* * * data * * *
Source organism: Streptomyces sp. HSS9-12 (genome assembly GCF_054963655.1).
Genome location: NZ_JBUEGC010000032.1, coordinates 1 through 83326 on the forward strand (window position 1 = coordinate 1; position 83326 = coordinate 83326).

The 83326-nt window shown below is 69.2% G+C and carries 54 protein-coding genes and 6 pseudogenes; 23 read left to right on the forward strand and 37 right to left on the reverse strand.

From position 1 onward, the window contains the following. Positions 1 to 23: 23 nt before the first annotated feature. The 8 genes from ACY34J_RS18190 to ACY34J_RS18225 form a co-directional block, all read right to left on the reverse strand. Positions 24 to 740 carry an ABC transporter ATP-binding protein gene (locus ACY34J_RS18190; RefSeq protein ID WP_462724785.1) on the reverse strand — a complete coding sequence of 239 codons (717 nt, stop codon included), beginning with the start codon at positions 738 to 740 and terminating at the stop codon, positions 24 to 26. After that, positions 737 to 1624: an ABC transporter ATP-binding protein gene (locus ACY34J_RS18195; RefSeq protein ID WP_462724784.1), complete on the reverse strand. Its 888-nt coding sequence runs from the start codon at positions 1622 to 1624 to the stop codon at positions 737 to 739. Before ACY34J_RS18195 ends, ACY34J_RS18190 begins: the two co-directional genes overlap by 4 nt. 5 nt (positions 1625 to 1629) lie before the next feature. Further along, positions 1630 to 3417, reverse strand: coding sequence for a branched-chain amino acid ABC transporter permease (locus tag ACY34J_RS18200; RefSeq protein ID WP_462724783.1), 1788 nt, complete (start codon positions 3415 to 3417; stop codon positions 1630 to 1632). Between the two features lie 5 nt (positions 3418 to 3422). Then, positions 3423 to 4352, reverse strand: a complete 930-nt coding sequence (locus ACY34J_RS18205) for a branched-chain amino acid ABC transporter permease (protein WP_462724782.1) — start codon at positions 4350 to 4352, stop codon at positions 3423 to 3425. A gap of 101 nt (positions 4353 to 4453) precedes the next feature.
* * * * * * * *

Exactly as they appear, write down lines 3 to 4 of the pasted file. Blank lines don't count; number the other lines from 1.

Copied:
The 83326-nt window shown below is 69.2% G+C and carries 54 protein-coding genes and 6 pseudogenes; 23 read left to right on the forward strand and 37 right to left on the reverse strand.

From position 1 onward, the window contains the following. Positions 1 to 23: 23 nt before the first annotated feature. The 8 genes from ACY34J_RS18190 to ACY34J_RS18225 form a co-directional block, all read right to left on the reverse strand. Positions 24 to 740 carry an ABC transporter ATP-binding protein gene (locus ACY34J_RS18190; RefSeq protein ID WP_462724785.1) on the reverse strand — a complete coding sequence of 239 codons (717 nt, stop codon included), beginning with the start codon at positions 738 to 740 and terminating at the stop codon, positions 24 to 26. After that, positions 737 to 1624: an ABC transporter ATP-binding protein gene (locus ACY34J_RS18195; RefSeq protein ID WP_462724784.1), complete on the reverse strand. Its 888-nt coding sequence runs from the start codon at positions 1622 to 1624 to the stop codon at positions 737 to 739. Before ACY34J_RS18195 ends, ACY34J_RS18190 begins: the two co-directional genes overlap by 4 nt. 5 nt (positions 1625 to 1629) lie before the next feature. Further along, positions 1630 to 3417, reverse strand: coding sequence for a branched-chain amino acid ABC transporter permease (locus tag ACY34J_RS18200; RefSeq protein ID WP_462724783.1), 1788 nt, complete (start codon positions 3415 to 3417; stop codon positions 1630 to 1632). Between the two features lie 5 nt (positions 3418 to 3422). Then, positions 3423 to 4352, reverse strand: a complete 930-nt coding sequence (locus ACY34J_RS18205) for a branched-chain amino acid ABC transporter permease (protein WP_462724782.1) — start codon at positions 4350 to 4352, stop codon at positions 3423 to 3425. A gap of 101 nt (positions 4353 to 4453) precedes the next feature.